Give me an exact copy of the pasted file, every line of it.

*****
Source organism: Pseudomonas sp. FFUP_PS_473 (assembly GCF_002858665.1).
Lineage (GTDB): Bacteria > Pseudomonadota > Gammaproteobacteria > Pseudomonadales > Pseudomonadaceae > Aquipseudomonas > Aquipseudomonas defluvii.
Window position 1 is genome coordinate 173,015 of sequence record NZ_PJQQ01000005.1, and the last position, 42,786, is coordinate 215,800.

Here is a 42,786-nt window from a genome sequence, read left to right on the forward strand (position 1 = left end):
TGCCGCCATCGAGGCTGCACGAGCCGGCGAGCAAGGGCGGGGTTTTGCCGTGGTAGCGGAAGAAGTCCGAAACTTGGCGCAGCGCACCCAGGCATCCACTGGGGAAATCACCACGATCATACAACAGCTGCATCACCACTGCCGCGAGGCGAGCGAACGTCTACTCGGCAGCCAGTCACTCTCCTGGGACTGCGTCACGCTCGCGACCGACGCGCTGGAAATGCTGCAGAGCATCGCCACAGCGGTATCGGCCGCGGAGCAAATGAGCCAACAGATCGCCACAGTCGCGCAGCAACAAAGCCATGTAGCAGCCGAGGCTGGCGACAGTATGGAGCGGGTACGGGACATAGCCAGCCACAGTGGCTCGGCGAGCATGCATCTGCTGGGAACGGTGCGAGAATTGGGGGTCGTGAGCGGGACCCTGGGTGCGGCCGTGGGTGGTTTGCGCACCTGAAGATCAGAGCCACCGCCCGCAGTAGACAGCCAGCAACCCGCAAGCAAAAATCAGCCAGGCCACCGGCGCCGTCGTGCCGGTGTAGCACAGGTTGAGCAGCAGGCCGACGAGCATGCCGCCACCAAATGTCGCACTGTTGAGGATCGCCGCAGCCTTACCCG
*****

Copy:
Source organism: Pseudomonas sp. FFUP_PS_473 (assembly GCF_002858665.1).
Lineage (GTDB): Bacteria > Pseudomonadota > Gammaproteobacteria > Pseudomonadales > Pseudomonadaceae > Aquipseudomonas > Aquipseudomonas defluvii.
Window position 1 is genome coordinate 173,015 of sequence record NZ_PJQQ01000005.1, and the last position, 42,786, is coordinate 215,800.

Here is a 42,786-nt window from a genome sequence, read left to right on the forward strand (position 1 = left end):
TGCCGCCATCGAGGCTGCACGAGCCGGCGAGCAAGGGCGGGGTTTTGCCGTGGTAGCGGAAGAAGTCCGAAACTTGGCGCAGCGCACCCAGGCATCCACTGGGGAAATCACCACGATCATACAACAGCTGCATCACCACTGCCGCGAGGCGAGCGAACGTCTACTCGGCAGCCAGTCACTCTCCTGGGACTGCGTCACGCTCGCGACCGACGCGCTGGAAATGCTGCAGAGCATCGCCACAGCGGTATCGGCCGCGGAGCAAATGAGCCAACAGATCGCCACAGTCGCGCAGCAACAAAGCCATGTAGCAGCCGAGGCTGGCGACAGTATGGAGCGGGTACGGGACATAGCCAGCCACAGTGGCTCGGCGAGCATGCATCTGCTGGGAACGGTGCGAGAATTGGGGGTCGTGAGCGGGACCCTGGGTGCGGCCGTGGGTGGTTTGCGCACCTGAAGATCAGAGCCACCGCCCGCAGTAGACAGCCAGCAACCCGCAAGCAAAAATCAGCCAGGCCACCGGCGCCGTCGTGCCGGTGTAGCACAGGTTGAGCAGCAGGCCGACGAGCATGCCGCCACCAAATGTCGCACTGTTGAGGATCGCCGCAGCCTTACCCG